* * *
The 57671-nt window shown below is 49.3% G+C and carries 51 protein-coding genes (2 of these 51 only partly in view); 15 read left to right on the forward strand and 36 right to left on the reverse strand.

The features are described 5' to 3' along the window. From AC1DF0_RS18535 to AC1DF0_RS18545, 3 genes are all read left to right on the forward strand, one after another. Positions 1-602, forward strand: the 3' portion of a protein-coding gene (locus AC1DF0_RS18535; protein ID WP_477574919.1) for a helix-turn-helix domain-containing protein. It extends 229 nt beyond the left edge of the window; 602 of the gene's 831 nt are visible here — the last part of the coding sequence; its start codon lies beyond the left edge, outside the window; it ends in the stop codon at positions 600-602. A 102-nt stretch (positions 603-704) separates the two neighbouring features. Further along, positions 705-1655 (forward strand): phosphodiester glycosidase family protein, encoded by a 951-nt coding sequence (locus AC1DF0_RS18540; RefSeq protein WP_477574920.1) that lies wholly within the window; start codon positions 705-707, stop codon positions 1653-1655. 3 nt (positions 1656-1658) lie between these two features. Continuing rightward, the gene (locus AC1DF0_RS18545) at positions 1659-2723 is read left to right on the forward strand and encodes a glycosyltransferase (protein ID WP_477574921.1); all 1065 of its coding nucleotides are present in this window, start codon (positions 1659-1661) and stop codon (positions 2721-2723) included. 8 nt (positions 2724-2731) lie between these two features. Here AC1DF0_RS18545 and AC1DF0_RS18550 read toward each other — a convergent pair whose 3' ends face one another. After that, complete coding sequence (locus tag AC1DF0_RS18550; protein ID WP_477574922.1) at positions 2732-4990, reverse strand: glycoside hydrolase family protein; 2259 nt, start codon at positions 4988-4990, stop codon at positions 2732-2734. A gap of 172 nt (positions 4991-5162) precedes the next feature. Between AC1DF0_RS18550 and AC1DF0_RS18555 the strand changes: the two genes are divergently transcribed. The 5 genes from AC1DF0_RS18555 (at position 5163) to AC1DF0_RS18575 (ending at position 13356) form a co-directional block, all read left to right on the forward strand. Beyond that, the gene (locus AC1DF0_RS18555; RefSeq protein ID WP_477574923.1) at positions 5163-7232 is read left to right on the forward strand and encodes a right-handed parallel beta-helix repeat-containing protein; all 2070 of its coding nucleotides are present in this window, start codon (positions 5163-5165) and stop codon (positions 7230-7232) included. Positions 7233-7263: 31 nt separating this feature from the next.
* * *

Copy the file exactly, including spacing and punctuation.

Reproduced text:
The 57671-nt window shown below is 49.3% G+C and carries 51 protein-coding genes (2 of these 51 only partly in view); 15 read left to right on the forward strand and 36 right to left on the reverse strand.

The features are described 5' to 3' along the window. From AC1DF0_RS18535 to AC1DF0_RS18545, 3 genes are all read left to right on the forward strand, one after another. Positions 1-602, forward strand: the 3' portion of a protein-coding gene (locus AC1DF0_RS18535; protein ID WP_477574919.1) for a helix-turn-helix domain-containing protein. It extends 229 nt beyond the left edge of the window; 602 of the gene's 831 nt are visible here — the last part of the coding sequence; its start codon lies beyond the left edge, outside the window; it ends in the stop codon at positions 600-602. A 102-nt stretch (positions 603-704) separates the two neighbouring features. Further along, positions 705-1655 (forward strand): phosphodiester glycosidase family protein, encoded by a 951-nt coding sequence (locus AC1DF0_RS18540; RefSeq protein WP_477574920.1) that lies wholly within the window; start codon positions 705-707, stop codon positions 1653-1655. 3 nt (positions 1656-1658) lie between these two features. Continuing rightward, the gene (locus AC1DF0_RS18545) at positions 1659-2723 is read left to right on the forward strand and encodes a glycosyltransferase (protein ID WP_477574921.1); all 1065 of its coding nucleotides are present in this window, start codon (positions 1659-1661) and stop codon (positions 2721-2723) included. 8 nt (positions 2724-2731) lie between these two features. Here AC1DF0_RS18545 and AC1DF0_RS18550 read toward each other — a convergent pair whose 3' ends face one another. After that, complete coding sequence (locus tag AC1DF0_RS18550; protein ID WP_477574922.1) at positions 2732-4990, reverse strand: glycoside hydrolase family protein; 2259 nt, start codon at positions 4988-4990, stop codon at positions 2732-2734. A gap of 172 nt (positions 4991-5162) precedes the next feature. Between AC1DF0_RS18550 and AC1DF0_RS18555 the strand changes: the two genes are divergently transcribed. The 5 genes from AC1DF0_RS18555 (at position 5163) to AC1DF0_RS18575 (ending at position 13356) form a co-directional block, all read left to right on the forward strand. Beyond that, the gene (locus AC1DF0_RS18555; RefSeq protein ID WP_477574923.1) at positions 5163-7232 is read left to right on the forward strand and encodes a right-handed parallel beta-helix repeat-containing protein; all 2070 of its coding nucleotides are present in this window, start codon (positions 5163-5165) and stop codon (positions 7230-7232) included. Positions 7233-7263: 31 nt separating this feature from the next.